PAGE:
Corporal Kumar was a first-class soldier who loved soldiering and embraced the challenges it posed. He was a very intelligent and capable individual who spoke a number of languages including English, Hindi, his native Nepali and tribal dialects. He was highly regarded and respected by all, a polite and quiet character who was a pleasure to be around. He was a good athlete and a fierce competitor on the sports field. His service to his battalion was characterised by the highest level of professionalism, loyalty and dedication.
He leaves behind his wife Parbati and two daughters, Klaudine and Petrina, who live in Dover, his parents, Dhanbahadur and Sukmaya Pun, a younger brother Santosh, and a younger sister Bindu.

Major Chris Conroy, Officer Commanding Foxtrot Company, 2nd Battalion The Royal Gurkha Rifles, said:
“Corporal Kumar was a man of unique character and virtue. As a soldier he was unstintingly professional, calm and respectful of all, never failing to help and always willing to volunteer. A man of considerable experience he was the guide and mentor to many an Officer and Non-Commissioned Officer, his advice always considered, well-delivered and polite. As a father and husband he took great pride in his family and children and I know they were always at the front of his thoughts.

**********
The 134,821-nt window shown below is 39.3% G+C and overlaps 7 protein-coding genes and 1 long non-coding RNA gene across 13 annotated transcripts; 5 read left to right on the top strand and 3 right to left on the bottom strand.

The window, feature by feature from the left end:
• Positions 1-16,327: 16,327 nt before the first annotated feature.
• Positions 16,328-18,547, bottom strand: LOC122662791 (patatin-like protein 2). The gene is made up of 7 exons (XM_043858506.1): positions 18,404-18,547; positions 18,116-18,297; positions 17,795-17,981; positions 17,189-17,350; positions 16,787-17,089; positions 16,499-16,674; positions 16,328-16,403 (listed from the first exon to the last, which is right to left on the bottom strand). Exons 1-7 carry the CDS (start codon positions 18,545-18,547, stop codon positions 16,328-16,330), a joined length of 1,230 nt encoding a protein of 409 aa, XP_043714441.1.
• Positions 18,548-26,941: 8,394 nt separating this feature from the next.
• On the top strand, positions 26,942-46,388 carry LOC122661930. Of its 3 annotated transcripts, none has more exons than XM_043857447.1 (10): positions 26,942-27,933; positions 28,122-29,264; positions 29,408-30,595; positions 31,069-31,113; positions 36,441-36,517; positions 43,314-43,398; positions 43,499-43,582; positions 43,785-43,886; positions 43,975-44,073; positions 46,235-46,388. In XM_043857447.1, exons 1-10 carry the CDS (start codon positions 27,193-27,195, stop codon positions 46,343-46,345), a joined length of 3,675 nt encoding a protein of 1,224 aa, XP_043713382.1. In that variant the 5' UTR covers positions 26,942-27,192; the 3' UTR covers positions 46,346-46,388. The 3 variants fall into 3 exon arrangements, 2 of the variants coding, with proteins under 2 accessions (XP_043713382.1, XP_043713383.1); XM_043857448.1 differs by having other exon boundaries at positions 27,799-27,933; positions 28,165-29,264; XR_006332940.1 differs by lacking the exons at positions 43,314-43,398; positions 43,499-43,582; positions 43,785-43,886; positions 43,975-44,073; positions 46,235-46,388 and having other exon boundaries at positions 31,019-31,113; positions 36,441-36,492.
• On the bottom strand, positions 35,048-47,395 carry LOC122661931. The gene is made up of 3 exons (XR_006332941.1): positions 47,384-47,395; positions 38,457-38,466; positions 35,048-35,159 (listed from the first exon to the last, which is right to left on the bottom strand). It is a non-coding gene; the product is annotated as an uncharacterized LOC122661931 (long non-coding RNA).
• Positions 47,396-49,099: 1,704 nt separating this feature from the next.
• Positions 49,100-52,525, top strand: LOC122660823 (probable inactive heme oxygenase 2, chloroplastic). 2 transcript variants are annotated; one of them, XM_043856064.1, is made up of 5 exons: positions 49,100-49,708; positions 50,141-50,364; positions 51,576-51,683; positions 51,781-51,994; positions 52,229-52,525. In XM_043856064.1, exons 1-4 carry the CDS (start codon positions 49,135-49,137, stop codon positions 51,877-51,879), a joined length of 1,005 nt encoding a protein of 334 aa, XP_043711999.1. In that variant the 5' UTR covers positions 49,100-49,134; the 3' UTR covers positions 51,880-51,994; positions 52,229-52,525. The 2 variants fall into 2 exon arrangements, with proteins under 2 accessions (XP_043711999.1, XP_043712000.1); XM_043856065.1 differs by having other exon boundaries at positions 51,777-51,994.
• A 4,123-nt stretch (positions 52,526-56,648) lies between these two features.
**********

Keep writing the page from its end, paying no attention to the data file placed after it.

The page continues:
“Corporal Kumar was a key member of the company and the space left by his departure will be hard to fill. On operations in Afghanistan he was steadfast, brave and a true leader. He looked after his soldiers as if they were his own, caring for them and watching over their every move. He died doing the job he loved with his friends at his side and he will be greatly missed by all.”The company’s thoughts and prayers are with his family and friends at this most difficult of times.”

Captain Pratapsing Rai, Second-in-Command of Foxtrot Company, 2nd Battalion The Royal Gurkha Rifles, said:
“Corporal Kumar was one of the best Junior Non-Commissioned Officers with a good sense of humour, well-disciplined and a unique Gurkha soldier in the company. He had great experience with an effective command style and was a key member of his multiple.”